Lum: The rush to obsolescence

Su Lum

“Why don’t you people get a fax machine?” asked Peigi, the office manager at Coates, Reid and Waldron Real Estate.

“What’s a fax machine?”

Peigi did her best to explain that it was a device capable of sending actual pages of printed information across town or even across the whole world, which sounded like absolute black magic to me.

“Coates wants us to get a fax machine,” I told Bil Dunaway, then-owner, editor and publisher of The Aspen Times.

“A fax machine! Why would we want a fax machine?” he roared. I don’t know if he knew what it was, either.

Long story short, we eventually did get a fax machine that immediately changed the lives of everyone in the office. Mostly lives changed for the better because clients could fax over their ad copy instead of bringing it over or our picking it up.

There were some downsides, such as having to call the client to ask, “What’s your fax number?” and then to call to say, “I’ve sent the fax,” and their having to call to say that they had received the fax (or not, sometimes the case). This was before we got our voicemail system, so the phones were constantly ringing.

Another downside — the worst one — was that instead of thinking through their ad copy, clients began to use the machine to send us the Platonic idea of their ads, figuring that when they received the faxed proofs they could always tweak them or change them entirely.

In the very early days when the newspaper was a linotype operation, clients told you what they wanted to say in their ads, and if they wanted to see an ad before it was printed, they had to come down to the office to look at a proof. Most chose not to.

Now the fax machine has gone the way of eight-track tapes. In just a couple of decades, the fax machine has become an antique if not a relic, as obsolete as a rotary phone or a floppy disk.

Who would have thought that credit cards would ever replace money? Who would have imagined phones that do everything except take out the trash, that clients would be able to create their own ads and no one (alas) would even have to proofread them?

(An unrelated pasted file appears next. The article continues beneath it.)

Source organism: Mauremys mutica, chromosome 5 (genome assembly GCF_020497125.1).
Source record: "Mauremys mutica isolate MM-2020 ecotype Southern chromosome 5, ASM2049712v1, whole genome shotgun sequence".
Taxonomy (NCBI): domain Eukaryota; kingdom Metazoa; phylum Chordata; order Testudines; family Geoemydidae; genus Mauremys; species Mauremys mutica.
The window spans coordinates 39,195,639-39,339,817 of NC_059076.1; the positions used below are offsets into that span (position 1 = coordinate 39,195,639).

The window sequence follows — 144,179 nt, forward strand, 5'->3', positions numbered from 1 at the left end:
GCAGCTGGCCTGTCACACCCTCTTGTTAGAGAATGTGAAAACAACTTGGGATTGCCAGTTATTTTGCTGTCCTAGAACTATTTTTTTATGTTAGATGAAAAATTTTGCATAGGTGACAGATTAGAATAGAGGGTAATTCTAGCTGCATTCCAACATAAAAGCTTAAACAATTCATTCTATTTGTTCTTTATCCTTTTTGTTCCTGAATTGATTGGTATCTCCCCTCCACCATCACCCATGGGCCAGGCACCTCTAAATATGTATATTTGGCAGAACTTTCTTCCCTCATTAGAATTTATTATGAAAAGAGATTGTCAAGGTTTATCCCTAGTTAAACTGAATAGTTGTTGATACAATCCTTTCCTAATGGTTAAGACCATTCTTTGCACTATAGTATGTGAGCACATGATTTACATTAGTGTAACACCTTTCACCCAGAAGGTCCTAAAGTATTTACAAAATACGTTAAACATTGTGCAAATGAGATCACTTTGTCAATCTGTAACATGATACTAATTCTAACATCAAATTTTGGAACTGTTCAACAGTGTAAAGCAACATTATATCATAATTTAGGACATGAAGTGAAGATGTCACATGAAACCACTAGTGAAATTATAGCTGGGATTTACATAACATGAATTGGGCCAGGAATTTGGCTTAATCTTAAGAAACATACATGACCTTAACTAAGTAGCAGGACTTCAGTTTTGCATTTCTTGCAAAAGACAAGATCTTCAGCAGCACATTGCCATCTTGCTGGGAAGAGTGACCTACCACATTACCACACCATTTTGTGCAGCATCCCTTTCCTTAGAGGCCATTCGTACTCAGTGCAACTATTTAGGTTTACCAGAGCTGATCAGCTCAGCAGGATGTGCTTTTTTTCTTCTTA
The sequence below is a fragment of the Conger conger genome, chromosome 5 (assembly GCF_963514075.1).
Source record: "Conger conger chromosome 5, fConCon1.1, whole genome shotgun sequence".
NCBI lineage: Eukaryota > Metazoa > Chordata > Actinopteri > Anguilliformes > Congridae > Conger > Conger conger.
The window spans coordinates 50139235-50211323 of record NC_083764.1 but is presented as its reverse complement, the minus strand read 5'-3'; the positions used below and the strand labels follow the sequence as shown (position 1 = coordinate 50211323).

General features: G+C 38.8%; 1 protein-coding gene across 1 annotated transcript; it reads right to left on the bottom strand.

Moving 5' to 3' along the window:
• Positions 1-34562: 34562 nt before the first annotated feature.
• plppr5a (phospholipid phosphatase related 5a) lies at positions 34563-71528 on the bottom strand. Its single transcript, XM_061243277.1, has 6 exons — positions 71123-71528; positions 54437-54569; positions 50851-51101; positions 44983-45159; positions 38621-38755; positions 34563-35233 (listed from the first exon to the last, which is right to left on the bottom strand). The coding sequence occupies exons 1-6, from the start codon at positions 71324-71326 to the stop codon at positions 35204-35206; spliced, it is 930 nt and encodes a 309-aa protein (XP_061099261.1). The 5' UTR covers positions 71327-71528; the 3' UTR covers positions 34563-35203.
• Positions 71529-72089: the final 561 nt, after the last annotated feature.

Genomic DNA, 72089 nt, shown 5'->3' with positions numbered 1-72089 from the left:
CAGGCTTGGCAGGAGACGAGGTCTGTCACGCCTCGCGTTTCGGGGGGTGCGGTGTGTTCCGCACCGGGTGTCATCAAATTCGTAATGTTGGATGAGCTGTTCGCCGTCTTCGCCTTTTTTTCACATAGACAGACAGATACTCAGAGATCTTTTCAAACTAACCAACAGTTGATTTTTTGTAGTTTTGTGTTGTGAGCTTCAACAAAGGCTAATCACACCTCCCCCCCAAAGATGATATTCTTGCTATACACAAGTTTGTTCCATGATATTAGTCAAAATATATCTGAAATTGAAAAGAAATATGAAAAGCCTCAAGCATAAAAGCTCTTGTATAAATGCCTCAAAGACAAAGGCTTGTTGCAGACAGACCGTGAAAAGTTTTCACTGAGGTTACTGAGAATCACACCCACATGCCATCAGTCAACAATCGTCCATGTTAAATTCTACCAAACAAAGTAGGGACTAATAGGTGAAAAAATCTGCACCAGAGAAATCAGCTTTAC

Who would have imagined TV sets the thickness of a pad of paper or the 3-D technology that’s around the corner?

Our economy is now based on keeping up with the new technology, and I’ll be the first to admit that I’m not smarter than a smartphone. I retired from the ad department just in time. I was young enough to adjust to the fax machine, but I’m too old to be selling social networking when I don’t even have a cellphone. That’s a partial lie — my friends and family made me get one, but I don’t use it, forget to charge it, and I’m not telling the number.

Overall, I find it scary. As a species, I don’t think we have the wisdom to keep up with our technology. Everyone leaping into the communal database strikes me as very ominous, like lemmings diving into the sea, but what do I know? The parade has long since passed me by. I eat its dust, hoping it won’t lose its momentum before I do.

Su Lum is a longtime local who wonders why, in the march of progress, we still can’t open a half-pint cardboard carton of whipped cream without resorting to a screwdriver. Her column appears every Wednesday in The Aspen Times. Reach her at


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